Then, as if he wasn’t already odd enough, in recent weeks right when our bus gets to a certain bridge, he pulls out one of those old-school combs with the wide-set teeth and combs his hair that’s so blond it’s almost white.  This wouldn’t be so odd, but he has a really short haircut, and the hair clearly doesn’t need to be combed.  He’ll give a few slow, deliberate motions as we cross the bridge, then as soon as we’re over the bridge, he puts the comb away and goes back to eating his sprouts.

My confusion and fascination over his behavior is reaching the point where I just might have to attempt to strike up a conversation with him.  Although I have yet to think up an opener besides, “Morning! Nice day for a bunch of sprouts, eh?”

Overprotected

There is a distinct socioeconomic difference between two parts of the MBTA system:  the commuter rail and the bus.  The commuter rail consists mostly of middle to upper class, white collar, white Americans.  The bus is, well, everyone else.  Suffice it to say, when I ride the bus, which is often, I’m generally in the statistical minority.  In fact, the other night I was the only white person on an almost full bus, as well as the only woman besides the bus driver.  I’m perfectly comfortable riding both, although I must admit, I generally get better stories from riding the bus.  The other night I overheard a hooker planning out her evening on her cell phone.  I digress, back to my point.  I can’t help but notice some distinct differences between the two groups of riders.

When I commute from my abode in the morning, I take the commuter rail.  When I commute from my man’s abode, I take the bus system.  Every morning that I take the commuter rail, there is a white teenage boy on my train car.  He’s probably about 15, clearly on his way to some sort of prep school.  His mother makes him wait in her car with her until the train is pulling up, then she waits to pull away until he is on the train.  He’s often pushy to the other passengers, never respectful to older men and women.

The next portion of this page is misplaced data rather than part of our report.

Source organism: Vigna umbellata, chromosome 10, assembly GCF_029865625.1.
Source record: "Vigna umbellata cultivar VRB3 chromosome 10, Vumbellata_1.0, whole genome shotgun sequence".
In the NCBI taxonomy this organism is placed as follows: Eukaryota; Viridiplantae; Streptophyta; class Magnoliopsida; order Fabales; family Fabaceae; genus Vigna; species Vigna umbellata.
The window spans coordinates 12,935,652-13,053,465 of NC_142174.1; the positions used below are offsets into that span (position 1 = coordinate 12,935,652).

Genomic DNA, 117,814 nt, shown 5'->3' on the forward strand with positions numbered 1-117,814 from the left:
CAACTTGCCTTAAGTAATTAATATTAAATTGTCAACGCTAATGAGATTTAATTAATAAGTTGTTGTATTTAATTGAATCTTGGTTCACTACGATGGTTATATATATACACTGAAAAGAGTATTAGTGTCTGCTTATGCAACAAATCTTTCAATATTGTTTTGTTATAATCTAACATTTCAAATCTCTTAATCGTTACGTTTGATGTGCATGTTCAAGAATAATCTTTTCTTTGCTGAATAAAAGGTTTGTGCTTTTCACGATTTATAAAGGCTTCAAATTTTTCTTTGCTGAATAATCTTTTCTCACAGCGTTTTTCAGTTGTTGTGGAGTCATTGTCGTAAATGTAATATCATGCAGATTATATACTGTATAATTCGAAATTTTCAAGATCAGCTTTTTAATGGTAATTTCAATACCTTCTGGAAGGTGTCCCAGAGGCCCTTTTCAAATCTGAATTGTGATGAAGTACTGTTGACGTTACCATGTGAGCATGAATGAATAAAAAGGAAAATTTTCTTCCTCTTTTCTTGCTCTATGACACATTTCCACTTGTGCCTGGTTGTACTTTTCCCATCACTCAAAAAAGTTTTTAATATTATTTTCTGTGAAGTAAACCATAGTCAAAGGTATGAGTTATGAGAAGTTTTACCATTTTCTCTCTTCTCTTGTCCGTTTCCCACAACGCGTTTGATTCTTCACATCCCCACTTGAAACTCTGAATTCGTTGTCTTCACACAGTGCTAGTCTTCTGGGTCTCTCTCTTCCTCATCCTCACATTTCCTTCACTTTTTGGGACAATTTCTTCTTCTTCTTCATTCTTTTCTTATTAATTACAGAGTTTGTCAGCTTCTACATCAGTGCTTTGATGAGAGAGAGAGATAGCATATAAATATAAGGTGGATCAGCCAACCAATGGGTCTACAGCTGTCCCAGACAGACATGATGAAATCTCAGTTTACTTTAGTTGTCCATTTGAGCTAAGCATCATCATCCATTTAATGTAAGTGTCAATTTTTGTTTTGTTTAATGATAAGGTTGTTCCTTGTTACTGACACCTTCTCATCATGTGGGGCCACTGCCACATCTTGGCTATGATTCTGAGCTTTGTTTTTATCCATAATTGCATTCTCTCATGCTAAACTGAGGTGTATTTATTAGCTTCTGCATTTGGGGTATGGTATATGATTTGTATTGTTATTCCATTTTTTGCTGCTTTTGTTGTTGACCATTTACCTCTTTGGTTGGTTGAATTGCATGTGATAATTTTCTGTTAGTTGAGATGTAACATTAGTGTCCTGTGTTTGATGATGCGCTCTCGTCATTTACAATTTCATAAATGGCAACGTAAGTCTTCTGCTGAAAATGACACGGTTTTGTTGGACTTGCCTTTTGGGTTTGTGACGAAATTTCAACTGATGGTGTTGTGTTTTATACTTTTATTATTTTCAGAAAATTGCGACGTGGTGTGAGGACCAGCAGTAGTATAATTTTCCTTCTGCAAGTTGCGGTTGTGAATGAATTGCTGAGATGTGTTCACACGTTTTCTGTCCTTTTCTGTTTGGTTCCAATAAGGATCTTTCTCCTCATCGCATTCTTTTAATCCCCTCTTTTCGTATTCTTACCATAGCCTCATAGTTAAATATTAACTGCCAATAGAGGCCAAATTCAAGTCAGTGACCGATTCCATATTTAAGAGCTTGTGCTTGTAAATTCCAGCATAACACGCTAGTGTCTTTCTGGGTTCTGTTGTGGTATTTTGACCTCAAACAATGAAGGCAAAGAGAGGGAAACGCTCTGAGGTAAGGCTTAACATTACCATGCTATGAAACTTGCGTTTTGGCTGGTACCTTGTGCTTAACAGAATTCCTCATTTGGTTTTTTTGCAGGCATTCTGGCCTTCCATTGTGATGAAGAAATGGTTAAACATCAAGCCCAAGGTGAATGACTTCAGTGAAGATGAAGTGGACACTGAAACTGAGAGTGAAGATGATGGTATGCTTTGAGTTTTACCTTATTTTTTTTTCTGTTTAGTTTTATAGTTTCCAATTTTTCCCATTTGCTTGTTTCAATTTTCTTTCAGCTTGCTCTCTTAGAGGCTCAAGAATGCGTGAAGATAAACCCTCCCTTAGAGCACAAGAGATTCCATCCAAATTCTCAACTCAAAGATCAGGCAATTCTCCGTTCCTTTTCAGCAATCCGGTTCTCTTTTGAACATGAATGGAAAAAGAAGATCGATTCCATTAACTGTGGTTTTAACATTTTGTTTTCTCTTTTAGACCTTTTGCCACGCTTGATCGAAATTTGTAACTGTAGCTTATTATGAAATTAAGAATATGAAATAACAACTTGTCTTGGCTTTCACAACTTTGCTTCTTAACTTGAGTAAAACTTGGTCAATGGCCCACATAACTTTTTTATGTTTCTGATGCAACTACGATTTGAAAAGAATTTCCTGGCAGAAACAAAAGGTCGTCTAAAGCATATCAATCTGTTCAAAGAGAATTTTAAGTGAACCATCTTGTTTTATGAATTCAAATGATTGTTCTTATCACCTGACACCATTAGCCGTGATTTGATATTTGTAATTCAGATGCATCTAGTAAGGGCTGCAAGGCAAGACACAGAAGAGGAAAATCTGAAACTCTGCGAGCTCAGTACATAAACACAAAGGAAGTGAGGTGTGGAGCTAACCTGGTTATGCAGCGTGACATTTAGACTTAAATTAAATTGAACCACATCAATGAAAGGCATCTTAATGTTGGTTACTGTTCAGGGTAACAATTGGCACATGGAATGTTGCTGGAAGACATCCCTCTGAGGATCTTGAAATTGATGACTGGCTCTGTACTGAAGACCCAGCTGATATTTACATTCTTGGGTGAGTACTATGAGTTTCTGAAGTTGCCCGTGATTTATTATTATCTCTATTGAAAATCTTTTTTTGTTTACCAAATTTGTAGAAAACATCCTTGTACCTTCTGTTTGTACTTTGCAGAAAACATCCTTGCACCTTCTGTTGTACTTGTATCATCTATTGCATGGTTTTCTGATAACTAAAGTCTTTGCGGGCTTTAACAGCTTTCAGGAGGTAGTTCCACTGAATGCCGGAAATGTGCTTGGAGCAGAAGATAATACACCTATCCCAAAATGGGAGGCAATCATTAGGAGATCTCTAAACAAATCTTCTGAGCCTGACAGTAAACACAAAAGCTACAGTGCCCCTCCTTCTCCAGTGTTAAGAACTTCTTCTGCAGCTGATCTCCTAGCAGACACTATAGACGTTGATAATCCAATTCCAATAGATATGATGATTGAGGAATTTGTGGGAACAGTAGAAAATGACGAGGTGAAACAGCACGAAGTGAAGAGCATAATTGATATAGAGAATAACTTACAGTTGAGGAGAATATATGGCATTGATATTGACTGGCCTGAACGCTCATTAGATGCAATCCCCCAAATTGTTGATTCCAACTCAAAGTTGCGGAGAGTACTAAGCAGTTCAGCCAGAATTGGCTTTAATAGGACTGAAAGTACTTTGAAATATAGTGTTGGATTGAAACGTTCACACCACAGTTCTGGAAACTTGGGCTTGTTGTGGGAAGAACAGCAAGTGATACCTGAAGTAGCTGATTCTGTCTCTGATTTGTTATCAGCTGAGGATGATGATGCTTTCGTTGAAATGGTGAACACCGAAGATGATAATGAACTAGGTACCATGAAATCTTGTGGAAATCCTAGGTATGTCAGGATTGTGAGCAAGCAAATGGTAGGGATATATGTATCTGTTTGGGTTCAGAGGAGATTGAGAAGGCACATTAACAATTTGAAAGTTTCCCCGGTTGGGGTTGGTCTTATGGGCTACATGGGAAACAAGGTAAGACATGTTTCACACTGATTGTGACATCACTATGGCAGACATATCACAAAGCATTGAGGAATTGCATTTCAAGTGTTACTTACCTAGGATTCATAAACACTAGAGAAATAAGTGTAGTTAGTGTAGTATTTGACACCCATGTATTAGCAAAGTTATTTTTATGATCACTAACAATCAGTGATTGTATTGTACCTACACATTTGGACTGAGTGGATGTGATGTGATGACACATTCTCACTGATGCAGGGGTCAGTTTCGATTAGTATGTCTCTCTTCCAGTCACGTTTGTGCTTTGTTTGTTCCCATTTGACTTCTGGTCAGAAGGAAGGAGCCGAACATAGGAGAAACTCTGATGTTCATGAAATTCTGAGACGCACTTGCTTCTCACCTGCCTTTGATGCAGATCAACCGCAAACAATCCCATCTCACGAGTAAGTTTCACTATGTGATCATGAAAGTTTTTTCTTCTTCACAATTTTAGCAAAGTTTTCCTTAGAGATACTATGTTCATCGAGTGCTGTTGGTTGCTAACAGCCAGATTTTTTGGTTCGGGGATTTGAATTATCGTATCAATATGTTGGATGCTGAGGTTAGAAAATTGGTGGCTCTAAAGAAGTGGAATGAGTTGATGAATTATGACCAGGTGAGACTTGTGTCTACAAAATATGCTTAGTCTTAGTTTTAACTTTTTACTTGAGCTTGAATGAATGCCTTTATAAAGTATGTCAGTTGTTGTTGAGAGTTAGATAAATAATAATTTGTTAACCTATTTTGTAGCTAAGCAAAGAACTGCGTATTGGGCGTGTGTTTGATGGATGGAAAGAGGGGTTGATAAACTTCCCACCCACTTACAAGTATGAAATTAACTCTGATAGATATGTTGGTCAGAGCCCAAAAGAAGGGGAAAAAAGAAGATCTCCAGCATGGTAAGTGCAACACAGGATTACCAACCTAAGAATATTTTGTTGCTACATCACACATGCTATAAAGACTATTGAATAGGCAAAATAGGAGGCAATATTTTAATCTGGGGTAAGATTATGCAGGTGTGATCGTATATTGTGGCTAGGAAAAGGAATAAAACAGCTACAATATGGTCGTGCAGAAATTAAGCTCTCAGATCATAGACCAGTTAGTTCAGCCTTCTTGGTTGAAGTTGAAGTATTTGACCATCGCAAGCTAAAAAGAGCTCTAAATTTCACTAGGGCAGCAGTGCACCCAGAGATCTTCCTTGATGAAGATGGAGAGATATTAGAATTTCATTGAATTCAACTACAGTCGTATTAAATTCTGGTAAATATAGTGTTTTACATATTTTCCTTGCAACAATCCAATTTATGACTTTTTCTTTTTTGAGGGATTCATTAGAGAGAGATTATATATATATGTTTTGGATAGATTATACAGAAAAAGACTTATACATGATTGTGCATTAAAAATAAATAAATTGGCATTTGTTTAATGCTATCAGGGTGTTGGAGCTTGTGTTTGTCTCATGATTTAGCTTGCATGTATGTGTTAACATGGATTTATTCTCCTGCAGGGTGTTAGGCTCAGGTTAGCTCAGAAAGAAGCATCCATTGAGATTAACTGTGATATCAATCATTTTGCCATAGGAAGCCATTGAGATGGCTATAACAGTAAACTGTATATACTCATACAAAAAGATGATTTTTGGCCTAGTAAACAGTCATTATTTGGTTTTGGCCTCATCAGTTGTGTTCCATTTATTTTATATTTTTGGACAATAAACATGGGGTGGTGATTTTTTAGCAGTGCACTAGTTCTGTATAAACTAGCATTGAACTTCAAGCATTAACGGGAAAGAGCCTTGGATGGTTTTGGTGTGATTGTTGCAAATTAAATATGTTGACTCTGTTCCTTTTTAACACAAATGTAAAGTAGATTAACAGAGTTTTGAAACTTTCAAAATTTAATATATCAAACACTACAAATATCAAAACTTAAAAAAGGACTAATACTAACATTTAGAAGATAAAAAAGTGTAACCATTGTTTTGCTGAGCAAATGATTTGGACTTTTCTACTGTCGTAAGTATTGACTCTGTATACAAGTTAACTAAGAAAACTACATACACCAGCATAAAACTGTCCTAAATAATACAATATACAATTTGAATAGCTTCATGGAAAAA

Every morning that I ride the bus, I wind up waiting for a bus connection.  A black boy, who’s probably about 8 years old, almost always is waiting with me.  He’s got his backpack on and breakfast in one hand.  I’m not entirely certain why he’s taking public transit instead of the school bus to school, but there you have it.  He waits for the bus alone.  He rides the bus alone.  He hits the stop request tape himself to make sure the bus driver stops at his stop.  He often reads a magazine on the bus and is always quiet and respectful.

Clearly, whoever the 8 year old’s mother is, she trusts him to get his own butt to school in the morning and to do it safely.  She (or somebody) taught him how to be respectful in public.  Conversely, the 15 year old’s mother doesn’t trust him to get to the train himself, or even to get on it in the morning.  She’s probably tried to teach him to be respectful in public, but the lesson clearly hasn’t sunk in.

An 8 year old is behaving more maturely than a 15 year old.  I can’t help but think that people rise to the expectations you put out.  Now, maybe the 15 year old’s mother tried to give him more responsibility, and he failed so she feels she can’t trust him anymore.  I seriously doubt it though.  What I’ve seen among the middle to upper-class in Boston is a distinct overprotection that leads to a lack of maturity among their children.  Mommy and daddy might think they’re protecting their kids by always having an adult there every second of the day watching, but what that really communicates to the kid is “Mom and Dad don’t trust me,” and “If they don’t think I can handle this on my own, I must not be able to.”

I know some people are probably upset reading about an 8 year old taking the transit system alone.  However, it’s the morning commute.  It’s not like it’s 10pm at night or something.  Nobody can protect someone else perfectly.  Random bad shit happens to kids; it’s a fact of life.  Isn’t it better to teach kids to be self-reliant?  The 8 year old’s mother has clearly taught him valuable life skills.  He can handle getting himself places without her help.  Imagine how much more confident he’ll be when it comes to things like choosing a college in the future.  Since his mother trusts him, he trusts himself.  I doubt the 15 year old will take any agency in such important life decisions.  If he can’t be trusted to do something as simple as his morning commute on his own, how could he possibly make more important decisions on his own?

I know there’s some risk involved in the 8 year old commuting on his own, but I firmly believe that the overall life lesson he’s getting far outweighs any risk.  People don’t grow, mature, or self-actualize if they’re never challenged.  If life is rosy and easy, there’s no reason to.  When these middle to upper-class parents think they’re protecting their kids, they’re really sabotaging their future.  It’s too bad they can’t see it.